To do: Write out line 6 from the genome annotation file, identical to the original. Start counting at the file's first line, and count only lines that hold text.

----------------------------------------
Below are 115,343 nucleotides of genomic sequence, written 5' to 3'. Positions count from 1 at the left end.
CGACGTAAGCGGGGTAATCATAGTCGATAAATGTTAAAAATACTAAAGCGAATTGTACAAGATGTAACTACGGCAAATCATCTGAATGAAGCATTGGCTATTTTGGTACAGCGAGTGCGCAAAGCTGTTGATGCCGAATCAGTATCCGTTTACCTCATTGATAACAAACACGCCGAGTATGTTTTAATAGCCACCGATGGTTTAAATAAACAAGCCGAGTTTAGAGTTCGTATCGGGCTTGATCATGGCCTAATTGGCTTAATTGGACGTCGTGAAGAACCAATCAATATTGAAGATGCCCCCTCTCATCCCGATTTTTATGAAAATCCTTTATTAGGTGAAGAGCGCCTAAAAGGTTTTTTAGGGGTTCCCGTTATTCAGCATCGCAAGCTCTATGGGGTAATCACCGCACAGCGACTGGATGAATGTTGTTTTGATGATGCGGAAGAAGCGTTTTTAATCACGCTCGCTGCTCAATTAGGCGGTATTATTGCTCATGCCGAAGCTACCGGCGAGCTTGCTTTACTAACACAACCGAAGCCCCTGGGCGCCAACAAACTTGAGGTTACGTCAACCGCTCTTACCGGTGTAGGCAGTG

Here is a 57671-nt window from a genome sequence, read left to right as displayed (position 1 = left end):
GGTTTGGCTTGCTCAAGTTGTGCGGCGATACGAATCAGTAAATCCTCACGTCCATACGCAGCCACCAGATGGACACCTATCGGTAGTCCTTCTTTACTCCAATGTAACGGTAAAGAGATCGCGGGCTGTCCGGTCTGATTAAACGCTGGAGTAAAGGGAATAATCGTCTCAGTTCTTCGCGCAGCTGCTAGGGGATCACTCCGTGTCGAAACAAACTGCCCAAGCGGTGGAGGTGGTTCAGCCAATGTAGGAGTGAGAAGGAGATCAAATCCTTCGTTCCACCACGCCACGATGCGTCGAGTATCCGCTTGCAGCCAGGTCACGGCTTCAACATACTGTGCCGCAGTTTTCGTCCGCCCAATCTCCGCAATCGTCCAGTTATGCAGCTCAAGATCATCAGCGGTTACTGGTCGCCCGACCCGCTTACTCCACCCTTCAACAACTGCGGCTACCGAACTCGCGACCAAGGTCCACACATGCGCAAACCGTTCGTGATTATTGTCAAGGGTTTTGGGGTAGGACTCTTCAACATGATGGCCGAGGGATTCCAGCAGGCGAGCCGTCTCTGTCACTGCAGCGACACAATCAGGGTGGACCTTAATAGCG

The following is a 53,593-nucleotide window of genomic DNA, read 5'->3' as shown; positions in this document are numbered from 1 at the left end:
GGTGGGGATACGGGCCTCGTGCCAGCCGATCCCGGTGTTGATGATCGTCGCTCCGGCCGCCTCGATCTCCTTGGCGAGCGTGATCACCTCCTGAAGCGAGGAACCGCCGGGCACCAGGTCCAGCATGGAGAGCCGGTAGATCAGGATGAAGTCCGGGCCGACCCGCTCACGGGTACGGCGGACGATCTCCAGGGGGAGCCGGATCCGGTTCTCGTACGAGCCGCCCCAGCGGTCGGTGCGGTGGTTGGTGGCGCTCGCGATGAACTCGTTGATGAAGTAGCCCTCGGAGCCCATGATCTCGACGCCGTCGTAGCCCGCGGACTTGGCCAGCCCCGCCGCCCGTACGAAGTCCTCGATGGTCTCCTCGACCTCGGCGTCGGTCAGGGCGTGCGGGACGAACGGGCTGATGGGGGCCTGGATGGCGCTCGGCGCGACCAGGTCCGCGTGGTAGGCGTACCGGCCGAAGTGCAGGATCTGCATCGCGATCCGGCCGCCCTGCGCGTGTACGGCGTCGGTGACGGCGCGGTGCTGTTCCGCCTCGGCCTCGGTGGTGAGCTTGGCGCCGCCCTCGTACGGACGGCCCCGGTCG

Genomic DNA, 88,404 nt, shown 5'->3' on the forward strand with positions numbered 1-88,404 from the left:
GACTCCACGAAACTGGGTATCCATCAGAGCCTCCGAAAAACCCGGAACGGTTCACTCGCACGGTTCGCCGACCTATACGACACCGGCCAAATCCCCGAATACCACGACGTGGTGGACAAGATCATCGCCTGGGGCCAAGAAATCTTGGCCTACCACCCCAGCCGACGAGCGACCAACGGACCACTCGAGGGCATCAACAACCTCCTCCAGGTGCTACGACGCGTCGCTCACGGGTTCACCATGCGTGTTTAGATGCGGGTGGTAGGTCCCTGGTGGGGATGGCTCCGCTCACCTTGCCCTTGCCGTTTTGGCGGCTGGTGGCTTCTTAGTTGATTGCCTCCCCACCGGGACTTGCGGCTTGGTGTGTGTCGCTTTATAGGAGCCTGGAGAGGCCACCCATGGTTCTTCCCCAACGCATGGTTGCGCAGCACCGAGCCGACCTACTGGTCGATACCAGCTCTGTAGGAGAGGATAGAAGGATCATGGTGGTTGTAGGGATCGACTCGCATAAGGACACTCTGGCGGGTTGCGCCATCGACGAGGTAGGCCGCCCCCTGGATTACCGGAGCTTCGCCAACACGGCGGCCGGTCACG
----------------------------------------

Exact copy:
GGTGGGGATACGGGCCTCGTGCCAGCCGATCCCGGTGTTGATGATCGTCGCTCCGGCCGCCTCGATCTCCTTGGCGAGCGTGATCACCTCCTGAAGCGAGGAACCGCCGGGCACCAGGTCCAGCATGGAGAGCCGGTAGATCAGGATGAAGTCCGGGCCGACCCGCTCACGGGTACGGCGGACGATCTCCAGGGGGAGCCGGATCCGGTTCTCGTACGAGCCGCCCCAGCGGTCGGTGCGGTGGTTGGTGGCGCTCGCGATGAACTCGTTGATGAAGTAGCCCTCGGAGCCCATGATCTCGACGCCGTCGTAGCCCGCGGACTTGGCCAGCCCCGCCGCCCGTACGAAGTCCTCGATGGTCTCCTCGACCTCGGCGTCGGTCAGGGCGTGCGGGACGAACGGGCTGATGGGGGCCTGGATGGCGCTCGGCGCGACCAGGTCCGCGTGGTAGGCGTACCGGCCGAAGTGCAGGATCTGCATCGCGATCCGGCCGCCCTGCGCGTGTACGGCGTCGGTGACGGCGCGGTGCTGTTCCGCCTCGGCCTCGGTGGTGAGCTTGGCGCCGCCCTCGTACGGACGGCCCCGGTCG